Innovation Insights

Competition is a good thing

What Niagara’s food truck industry can teach us about raising the bar.

By Jessica Potts

“A rising tide lifts all boats.”

(I should pause now to warn you that there may be an abundance of nautical references, puns and other potentially groan worthy aphorisms in this article.)

That saying is often attributed to John F. Kennedy in the context of the economy: what serves to benefit one will likely create benefits for others.

I recently heard one of Niagara’s thought leaders use that quote with respect to charting a course for our region’s future.

That leader was Tamara Jansen, co-founder of El Gastronomo Vagabundo (EGV), Ontario’s first gourmet food truck; strategist; and advocate for all things that contribute to a stronger Niagara.

Tamara spoke of an upcoming initiative where she plans to work together with those who could be perceived as “competition” to promote the quality and variety of food and drink experiences in the Niagara Region.

It makes perfect sense—happy customers breed more interest in the experience, more new and repeat customers, and more loyalty resulting in full-on brand advocacy…and the tide starts to rise.

Here are three reasons why competition in your marketplace is a good thing:

1. Competition validates your concept
Competition shows that your product/service/idea is one that the existing market will support. Four years ago, EGV was the first gourmet truck to open in Ontario. Today, there are over 100 trucks, with many more planning to launch.

2. Competition can clear a path
First movers often require gale force effort to educate the marketplace about a new product or service. In the case of EGV, their battle was against the crimson tide of red tape surrounding bylaws that placed limitations on where food trucks could operate. They actively lobbied against restrictions placed on the number of street food vendors in multiple municipalities. “The more the merrier,” says EGV, believing that the market will determine which trucks and chefs are successful.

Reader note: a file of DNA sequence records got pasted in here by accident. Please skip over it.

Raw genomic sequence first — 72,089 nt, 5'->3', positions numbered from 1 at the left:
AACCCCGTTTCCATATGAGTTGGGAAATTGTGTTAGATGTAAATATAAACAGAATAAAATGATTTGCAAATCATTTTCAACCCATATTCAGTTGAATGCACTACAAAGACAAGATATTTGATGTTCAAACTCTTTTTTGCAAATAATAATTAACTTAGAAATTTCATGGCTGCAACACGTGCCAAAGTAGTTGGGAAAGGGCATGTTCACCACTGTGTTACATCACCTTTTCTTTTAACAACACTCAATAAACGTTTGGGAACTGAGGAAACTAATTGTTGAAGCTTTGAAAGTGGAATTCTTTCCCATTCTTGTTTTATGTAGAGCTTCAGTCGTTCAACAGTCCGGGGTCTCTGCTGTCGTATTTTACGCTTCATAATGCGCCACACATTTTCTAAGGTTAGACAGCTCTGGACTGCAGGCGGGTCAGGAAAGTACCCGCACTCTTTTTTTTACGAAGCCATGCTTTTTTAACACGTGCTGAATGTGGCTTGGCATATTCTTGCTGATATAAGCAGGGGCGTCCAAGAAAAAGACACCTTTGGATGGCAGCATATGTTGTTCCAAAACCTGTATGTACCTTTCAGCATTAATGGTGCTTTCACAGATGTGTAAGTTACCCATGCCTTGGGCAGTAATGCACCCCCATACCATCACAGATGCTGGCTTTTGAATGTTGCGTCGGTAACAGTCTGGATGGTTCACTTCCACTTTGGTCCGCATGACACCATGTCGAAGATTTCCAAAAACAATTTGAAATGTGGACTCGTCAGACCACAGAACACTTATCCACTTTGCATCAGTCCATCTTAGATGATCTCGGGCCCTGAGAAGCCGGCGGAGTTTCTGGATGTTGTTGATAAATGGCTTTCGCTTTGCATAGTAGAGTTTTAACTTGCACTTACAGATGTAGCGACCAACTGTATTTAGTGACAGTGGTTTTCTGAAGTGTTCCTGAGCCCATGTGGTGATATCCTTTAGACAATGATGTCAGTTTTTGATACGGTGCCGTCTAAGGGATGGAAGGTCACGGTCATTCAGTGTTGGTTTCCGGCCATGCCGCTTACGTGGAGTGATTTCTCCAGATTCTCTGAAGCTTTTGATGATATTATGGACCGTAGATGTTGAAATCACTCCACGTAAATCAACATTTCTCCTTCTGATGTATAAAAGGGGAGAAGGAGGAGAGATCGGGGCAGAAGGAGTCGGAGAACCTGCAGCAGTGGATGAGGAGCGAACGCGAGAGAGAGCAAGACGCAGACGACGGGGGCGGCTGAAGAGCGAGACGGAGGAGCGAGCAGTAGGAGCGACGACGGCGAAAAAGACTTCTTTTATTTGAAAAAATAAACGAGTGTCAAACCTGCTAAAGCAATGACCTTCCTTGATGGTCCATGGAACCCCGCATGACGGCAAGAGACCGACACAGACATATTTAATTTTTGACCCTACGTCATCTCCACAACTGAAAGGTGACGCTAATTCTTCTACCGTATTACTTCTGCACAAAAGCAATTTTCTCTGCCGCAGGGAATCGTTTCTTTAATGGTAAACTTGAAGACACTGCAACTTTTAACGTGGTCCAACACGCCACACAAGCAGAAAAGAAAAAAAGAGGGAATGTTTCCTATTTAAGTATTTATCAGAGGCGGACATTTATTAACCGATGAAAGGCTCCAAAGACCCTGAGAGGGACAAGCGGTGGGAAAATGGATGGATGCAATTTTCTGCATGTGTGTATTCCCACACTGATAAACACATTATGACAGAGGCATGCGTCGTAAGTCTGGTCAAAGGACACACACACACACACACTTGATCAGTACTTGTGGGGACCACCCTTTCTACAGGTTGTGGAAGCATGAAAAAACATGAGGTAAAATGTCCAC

3. Competition drives innovation
It is easier to sail into the sunset when you aren’t forced to evolve and stay on top of trends that affect your industry. The seasonality, price points, food storage restrictions, and many other factors have forced EGV and others in their industry to be innovative.  

And then there’s the case for collaboration over competition. Collaboration is key to building industry clusters as well. In EGV’s model, the summer months are spent in their truck five to seven days per week. In the colder months, they focus on catering and a pop-up kitchen experience at places like Niagara Oast House Brewers.

The business benefits by maintaining a reduced cashflow through the slower months, but also benefits from an increased and broadened customer demographic, cross-promotional opportunities with other chefs and venues, and developing their reputation as chefs and business people in the community.

The same principles apply to other high growth sectors like interactive digital media and biosciences. Each of these industries benefits from having business incubation facilities here in Niagara like the Generator at one and Goodman School of Business BioLinc.

These incubation facilities allow for fledgling companies to access equipment and resources that, in the absence of a cluster, wouldn’t have capacity to afford on their own.
In the end, competition can ultimately lead to smoother sailing.

Jessica Potts handles communications and outreach for Innovate Niagara. She is the owner of Inspired Communications—a company specializing in “facilitating your awesomeness and inspiring your Best. Day. Ever.” through consulting, training, strategic planning, speaking and writing services. For more information, please visit

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